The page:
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Northern Ireland would be 'Wild West of UK' with tariff-free Brexit access from Republic

Fears Government's plan would disadvantage local firms and boost smuggling

Angela McGowan
Angela McGowan
Margaret Canning

By Margaret Canning

A no-deal Brexit plan to have tariff-free movement of goods from the Republic into Northern Ireland to avoid a hard border will make us the "Wild West of the UK", it has been claimed.

The Northern Ireland Food and Drink Association (NIFDA) said the proposals, if implemented, would leave many food firms here just weeks from going bust.

The Government released the proposals for avoiding a hard border after MPs rejected the Prime Minister's withdrawal agreement for the second time on Tuesday night.

Officials said the plan was "strictly temporary" and "unilateral" to protect the unique circumstances here and avoid a hard border.

It would be implemented "unless and until" a trading agreement could be agreed between the UK and EU.

The Government said it would not introduce any new checks or controls on goods moving from the Republic in a no-deal scenario.

Tariffs also announced by the UK yesterday which will be levied on imports from the EU and the rest of the world would not apply to such goods coming from the Republic across the border.

The Government said it recognised that businesses and farmers would have concerns about the impact of the approach on their competitiveness.

It added that the measures only mitigated the impacts of Brexit within the UK's control and did not set out the position on goods moving from here to the Republic.

That will be a matter for the EU to decide, as the Republic alone, as a member of the bloc, will not be able to reciprocate on the UK's arrangement.

Seamus Leheny of the Freight Transport Association said the plan was not good for the status of Northern Ireland.

It was at risk of becoming a hub for smuggling as firms used it as a means of tariff-free access to the British market.

"You create this place almost like the Wild West, you become that neighbour from hell, both for the EU and Great Britain," he claimed.

Northern Ireland Retail Consortium director Aodhan Connolly called the plans "a mess" and echoed the claim of Mr Leheny.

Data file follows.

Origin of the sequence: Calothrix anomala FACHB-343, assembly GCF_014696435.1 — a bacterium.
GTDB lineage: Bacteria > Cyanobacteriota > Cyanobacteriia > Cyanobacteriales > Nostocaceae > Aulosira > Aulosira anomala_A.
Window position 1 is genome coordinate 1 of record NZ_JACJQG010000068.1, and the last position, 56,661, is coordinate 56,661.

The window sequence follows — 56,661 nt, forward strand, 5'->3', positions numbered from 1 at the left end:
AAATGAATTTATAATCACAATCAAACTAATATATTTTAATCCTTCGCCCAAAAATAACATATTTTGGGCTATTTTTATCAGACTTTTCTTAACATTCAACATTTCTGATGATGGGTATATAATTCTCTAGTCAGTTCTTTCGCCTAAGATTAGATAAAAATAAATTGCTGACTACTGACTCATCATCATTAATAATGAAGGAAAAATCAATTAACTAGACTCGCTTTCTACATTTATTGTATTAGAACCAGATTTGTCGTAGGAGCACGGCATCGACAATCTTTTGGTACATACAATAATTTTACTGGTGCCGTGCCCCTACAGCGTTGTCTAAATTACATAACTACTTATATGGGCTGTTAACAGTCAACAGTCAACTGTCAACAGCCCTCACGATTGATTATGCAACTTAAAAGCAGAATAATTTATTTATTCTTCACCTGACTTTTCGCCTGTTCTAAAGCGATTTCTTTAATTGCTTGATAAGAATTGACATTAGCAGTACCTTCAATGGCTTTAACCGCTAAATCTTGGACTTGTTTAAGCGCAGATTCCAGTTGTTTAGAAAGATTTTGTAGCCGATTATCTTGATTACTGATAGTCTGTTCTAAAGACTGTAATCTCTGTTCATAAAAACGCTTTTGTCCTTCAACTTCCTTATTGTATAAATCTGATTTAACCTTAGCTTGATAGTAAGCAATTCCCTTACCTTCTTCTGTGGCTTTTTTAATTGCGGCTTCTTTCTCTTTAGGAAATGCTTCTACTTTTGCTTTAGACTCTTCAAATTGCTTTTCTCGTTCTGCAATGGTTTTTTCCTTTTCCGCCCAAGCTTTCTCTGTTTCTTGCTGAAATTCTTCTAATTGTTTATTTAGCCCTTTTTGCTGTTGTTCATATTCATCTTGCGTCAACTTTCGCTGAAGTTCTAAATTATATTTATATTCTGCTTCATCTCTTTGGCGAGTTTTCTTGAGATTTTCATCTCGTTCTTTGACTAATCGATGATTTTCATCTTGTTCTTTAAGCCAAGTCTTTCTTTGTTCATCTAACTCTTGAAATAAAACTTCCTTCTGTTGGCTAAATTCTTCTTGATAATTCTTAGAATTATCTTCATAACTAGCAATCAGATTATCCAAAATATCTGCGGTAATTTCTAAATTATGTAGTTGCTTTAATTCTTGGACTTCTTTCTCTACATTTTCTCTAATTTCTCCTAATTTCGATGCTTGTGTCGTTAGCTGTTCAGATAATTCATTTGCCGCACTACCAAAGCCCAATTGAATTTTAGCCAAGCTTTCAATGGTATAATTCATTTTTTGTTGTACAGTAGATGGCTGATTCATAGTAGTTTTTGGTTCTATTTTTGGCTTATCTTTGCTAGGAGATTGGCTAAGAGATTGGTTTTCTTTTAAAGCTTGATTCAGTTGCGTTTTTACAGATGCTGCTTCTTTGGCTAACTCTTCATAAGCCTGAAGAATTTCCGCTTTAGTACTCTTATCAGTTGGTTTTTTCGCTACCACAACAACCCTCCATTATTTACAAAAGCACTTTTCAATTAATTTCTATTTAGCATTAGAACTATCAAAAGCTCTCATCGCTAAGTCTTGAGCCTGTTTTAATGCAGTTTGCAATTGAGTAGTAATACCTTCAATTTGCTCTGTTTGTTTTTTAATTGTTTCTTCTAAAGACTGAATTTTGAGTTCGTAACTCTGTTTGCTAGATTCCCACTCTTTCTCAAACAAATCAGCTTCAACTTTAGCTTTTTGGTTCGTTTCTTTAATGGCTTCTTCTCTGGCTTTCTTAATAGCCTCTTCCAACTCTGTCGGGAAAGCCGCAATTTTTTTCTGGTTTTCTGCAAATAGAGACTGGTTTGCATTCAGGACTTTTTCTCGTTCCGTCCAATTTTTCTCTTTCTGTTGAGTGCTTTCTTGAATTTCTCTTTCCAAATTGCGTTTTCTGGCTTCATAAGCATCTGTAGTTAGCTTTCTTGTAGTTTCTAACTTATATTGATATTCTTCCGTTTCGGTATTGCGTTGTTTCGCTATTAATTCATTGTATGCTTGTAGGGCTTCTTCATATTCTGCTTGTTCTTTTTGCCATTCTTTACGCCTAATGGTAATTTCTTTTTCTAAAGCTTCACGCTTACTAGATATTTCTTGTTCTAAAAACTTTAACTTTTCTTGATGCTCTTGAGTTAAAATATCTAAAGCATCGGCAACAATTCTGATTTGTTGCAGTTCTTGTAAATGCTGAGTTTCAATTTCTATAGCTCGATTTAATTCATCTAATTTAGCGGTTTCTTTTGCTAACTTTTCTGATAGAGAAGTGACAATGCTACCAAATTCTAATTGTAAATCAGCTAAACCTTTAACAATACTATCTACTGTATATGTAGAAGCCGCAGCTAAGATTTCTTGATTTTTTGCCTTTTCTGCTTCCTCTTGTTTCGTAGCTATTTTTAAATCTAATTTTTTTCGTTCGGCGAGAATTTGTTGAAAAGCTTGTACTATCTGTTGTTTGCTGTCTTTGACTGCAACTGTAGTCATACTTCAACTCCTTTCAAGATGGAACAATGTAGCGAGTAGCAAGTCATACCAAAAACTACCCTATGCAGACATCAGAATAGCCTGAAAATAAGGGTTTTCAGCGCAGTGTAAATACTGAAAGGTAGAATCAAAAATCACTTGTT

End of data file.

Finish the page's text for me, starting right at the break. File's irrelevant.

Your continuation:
"The Government and the EU must see that this is simply now a mess. This will affect Northern Ireland's reputation as a serious trading area, effectively turning us into the Wild West of the UK. This proves yet again we need a deal."

NIFDA chairman Declan Billington said the tariffs that would apply to local food producers sending goods to the Republic put its members at a disadvantage.

"We reckon the businesses that can't actually access their export markets, and in particular the farmers, after a couple of weeks will run out of money.

"Processors who find that there is more milk in the market than they can process, but they can't actually export it to the markets they had - what are they going to do?

"We're talking about businesses surviving a matter of weeks in the worst case scenario."

CBI NI regional director Angela McGowan  said the plan would lead to a hard border as the EU would have "no option" but to impose tariffs on goods coming from the UK.

"The Government's proposals are confused at best, disingenuous at worst. There are serious questions over deliverability, and potentially consequences for the island of Ireland on smuggling and tariff proposals. This latest proposed tariff scheme would leave Ireland with no option but to apply EU tariffs on all goods coming from the UK and therefore would require substantive checks to take place at the Irish border. Therefore, this desperate and ill-thought through trade measure will create all the conditions for a hard border in Northern Ireland."

But Ulster University Business School economist Dr Esmond Birnie called the plans a positive move on the way to free trade.

He said lifting of tariffs on a wide range of imports UK-wide would make goods cheaper for consumers. The percentage of goods coming in to the UK from overseas, including the EU, which would be tariff-free would go up from 80% to 87%.

However, while all EU imports into the UK are currently tariff-free, that would drop to 82%.

Dr Birnie added: "Of course local businesses have legitimate questions about the 'process' side of all of this, but as in the rest of the UK it is worth emphasising the potential gain to consumers in Northern Ireland and also to businesses here which process goods and materials brought over the border from the Republic of Ireland."

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